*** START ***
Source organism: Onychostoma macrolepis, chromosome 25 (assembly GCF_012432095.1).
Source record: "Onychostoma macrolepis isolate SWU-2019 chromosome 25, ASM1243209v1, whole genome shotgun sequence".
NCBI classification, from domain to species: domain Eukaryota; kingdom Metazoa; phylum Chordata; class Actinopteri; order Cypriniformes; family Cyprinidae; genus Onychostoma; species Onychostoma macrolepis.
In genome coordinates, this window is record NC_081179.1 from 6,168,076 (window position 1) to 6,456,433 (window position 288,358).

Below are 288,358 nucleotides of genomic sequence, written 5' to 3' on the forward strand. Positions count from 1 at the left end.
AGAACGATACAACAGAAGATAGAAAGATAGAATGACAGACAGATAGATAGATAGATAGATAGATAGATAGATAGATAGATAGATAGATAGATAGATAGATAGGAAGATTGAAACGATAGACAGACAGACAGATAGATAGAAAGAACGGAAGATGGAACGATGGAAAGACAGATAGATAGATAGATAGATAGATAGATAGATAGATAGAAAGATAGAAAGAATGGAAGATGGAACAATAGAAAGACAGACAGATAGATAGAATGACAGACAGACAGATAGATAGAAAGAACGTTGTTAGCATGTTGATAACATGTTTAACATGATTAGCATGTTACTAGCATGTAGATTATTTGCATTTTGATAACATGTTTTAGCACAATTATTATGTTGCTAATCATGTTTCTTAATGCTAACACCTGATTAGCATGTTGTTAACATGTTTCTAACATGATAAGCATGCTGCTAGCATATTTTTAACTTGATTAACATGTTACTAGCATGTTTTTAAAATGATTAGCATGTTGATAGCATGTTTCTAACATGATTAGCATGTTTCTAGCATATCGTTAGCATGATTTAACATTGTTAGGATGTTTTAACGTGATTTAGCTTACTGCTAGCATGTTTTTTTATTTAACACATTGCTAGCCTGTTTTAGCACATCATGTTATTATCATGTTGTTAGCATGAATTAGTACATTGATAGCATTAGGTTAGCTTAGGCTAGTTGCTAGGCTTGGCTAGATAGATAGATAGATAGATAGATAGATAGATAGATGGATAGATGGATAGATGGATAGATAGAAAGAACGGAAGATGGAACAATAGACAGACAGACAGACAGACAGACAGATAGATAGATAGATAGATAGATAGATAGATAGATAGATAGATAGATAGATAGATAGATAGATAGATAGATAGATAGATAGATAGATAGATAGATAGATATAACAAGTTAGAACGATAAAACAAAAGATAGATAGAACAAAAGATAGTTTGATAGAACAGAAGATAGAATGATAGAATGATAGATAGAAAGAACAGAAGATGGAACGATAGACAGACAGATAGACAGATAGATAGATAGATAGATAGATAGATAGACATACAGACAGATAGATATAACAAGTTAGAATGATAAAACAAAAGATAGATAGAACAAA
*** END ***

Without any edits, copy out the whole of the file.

Source organism: Onychostoma macrolepis, chromosome 25 (assembly GCF_012432095.1).
Source record: "Onychostoma macrolepis isolate SWU-2019 chromosome 25, ASM1243209v1, whole genome shotgun sequence".
NCBI classification, from domain to species: domain Eukaryota; kingdom Metazoa; phylum Chordata; class Actinopteri; order Cypriniformes; family Cyprinidae; genus Onychostoma; species Onychostoma macrolepis.
In genome coordinates, this window is record NC_081179.1 from 6,168,076 (window position 1) to 6,456,433 (window position 288,358).

Below are 288,358 nucleotides of genomic sequence, written 5' to 3' on the forward strand. Positions count from 1 at the left end.
AGAACGATACAACAGAAGATAGAAAGATAGAATGACAGACAGATAGATAGATAGATAGATAGATAGATAGATAGATAGATAGATAGATAGATAGATAGATAGGAAGATTGAAACGATAGACAGACAGACAGATAGATAGAAAGAACGGAAGATGGAACGATGGAAAGACAGATAGATAGATAGATAGATAGATAGATAGATAGATAGAAAGATAGAAAGAATGGAAGATGGAACAATAGAAAGACAGACAGATAGATAGAATGACAGACAGACAGATAGATAGAAAGAACGTTGTTAGCATGTTGATAACATGTTTAACATGATTAGCATGTTACTAGCATGTAGATTATTTGCATTTTGATAACATGTTTTAGCACAATTATTATGTTGCTAATCATGTTTCTTAATGCTAACACCTGATTAGCATGTTGTTAACATGTTTCTAACATGATAAGCATGCTGCTAGCATATTTTTAACTTGATTAACATGTTACTAGCATGTTTTTAAAATGATTAGCATGTTGATAGCATGTTTCTAACATGATTAGCATGTTTCTAGCATATCGTTAGCATGATTTAACATTGTTAGGATGTTTTAACGTGATTTAGCTTACTGCTAGCATGTTTTTTTATTTAACACATTGCTAGCCTGTTTTAGCACATCATGTTATTATCATGTTGTTAGCATGAATTAGTACATTGATAGCATTAGGTTAGCTTAGGCTAGTTGCTAGGCTTGGCTAGATAGATAGATAGATAGATAGATAGATAGATAGATGGATAGATGGATAGATGGATAGATAGAAAGAACGGAAGATGGAACAATAGACAGACAGACAGACAGACAGACAGATAGATAGATAGATAGATAGATAGATAGATAGATAGATAGATAGATAGATAGATAGATAGATAGATAGATAGATAGATAGATAGATAGATAGATAGATATAACAAGTTAGAACGATAAAACAAAAGATAGATAGAACAAAAGATAGTTTGATAGAACAGAAGATAGAATGATAGAATGATAGATAGAAAGAACAGAAGATGGAACGATAGACAGACAGATAGACAGATAGATAGATAGATAGATAGATAGATAGACATACAGACAGATAGATATAACAAGTTAGAATGATAAAACAAAAGATAGATAGAACAAA